AI could help improve cancer detection on breast ultrasound

2019 07 12 00 07 3354 Breast Ultrasound 400

Artificial intelligence (AI) can detect and diagnose cancer on breast ultrasound with accuracy comparable to that of radiologists, according to research presented Monday at the 2021 virtual annual meeting of the American Roentgen Ray Society (ARRS).

A research team from New York University trained its own AI algorithm to automatically detect and classify breast lesions on ultrasound without manual annotation from radiologists. The team also said that AI systems such as this can help human imagers make more accurate diagnoses.

"We believe this work highlights the promise that deep learning and AI might hold for improving breast cancer detection using breast ultrasound," said Jamie Oliver, a medical student at New York University.

Breast ultrasound is an important tool in the detection of breast masses. While studies have shown that the technique can consistently detect additional cancers when used as a supplemental screening modality, it is prone to false positives and has lower sensitivity compared with breast MRI.

The NYU team trained its AI model using its large-scale, institutional dataset of 345,370 breast ultrasound exams acquired from 168,282 patients between 2012 and 2019.

The team then tested the algorithm alongside 13 human imaging readers with varied expertise. Each reader reviewed 250 breast ultrasound exams that were randomly sampled from the test set. A hybrid decision-making model was then created for each reader, which made predictions by evenly weighting the predictions of the reader and the AI system.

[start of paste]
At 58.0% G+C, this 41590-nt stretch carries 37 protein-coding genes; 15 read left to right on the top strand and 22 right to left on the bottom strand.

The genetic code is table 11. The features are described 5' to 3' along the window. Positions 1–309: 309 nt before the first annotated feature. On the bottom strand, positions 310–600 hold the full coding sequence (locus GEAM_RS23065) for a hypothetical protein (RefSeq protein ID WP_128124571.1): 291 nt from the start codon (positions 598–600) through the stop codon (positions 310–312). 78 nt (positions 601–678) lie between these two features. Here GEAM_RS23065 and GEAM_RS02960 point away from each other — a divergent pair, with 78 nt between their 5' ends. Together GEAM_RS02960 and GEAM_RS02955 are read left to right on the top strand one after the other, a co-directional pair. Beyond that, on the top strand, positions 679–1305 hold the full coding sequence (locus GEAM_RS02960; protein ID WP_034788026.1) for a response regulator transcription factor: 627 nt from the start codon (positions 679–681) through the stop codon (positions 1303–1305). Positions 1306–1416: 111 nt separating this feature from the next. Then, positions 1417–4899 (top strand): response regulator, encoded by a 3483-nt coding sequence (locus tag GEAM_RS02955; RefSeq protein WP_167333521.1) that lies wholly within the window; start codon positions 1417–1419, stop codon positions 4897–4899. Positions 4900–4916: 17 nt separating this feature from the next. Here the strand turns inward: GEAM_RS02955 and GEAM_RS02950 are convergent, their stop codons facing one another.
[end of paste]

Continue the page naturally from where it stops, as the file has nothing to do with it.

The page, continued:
Among the exams included in the study, 392 breasts were imaged, 38 of which had malignant lesions.

The AI model achieved an area under the receiver operating characteristic (AUC) of 0.880, significantly outperforming each of the 13 readers (p < 0.01). The performances of the human readers achieved 0.818 AUC on average, none of which exceeded the AI model's performance.

However, the accuracy of the readers improved with the help of AI. The hybrid predictions of each reader and the AI algorithm improved the average diagnostic accuracy for all readers, including attending radiologists and trainees, to 0.852 AUC (p < 0.01).

Accuracy of breast ultrasound with and without AI assistance
  Average AUC without AI assistance Average AUC with AI assistance
Radiologists 0.824 0.863
Trainees 0.805 0.826
Differences are statistically significant.

"If incorporated as a decision-support tool, we believe that AI has the potential to improve the diagnostic accuracy of breast ultrasound and significantly decrease the number of benign biopsies performed," Oliver said.

The team is also optimistic that such an AI system can serve as a valuable aid in clinical decision-making in areas with reduced resources, including where there might be shortages of radiologists.

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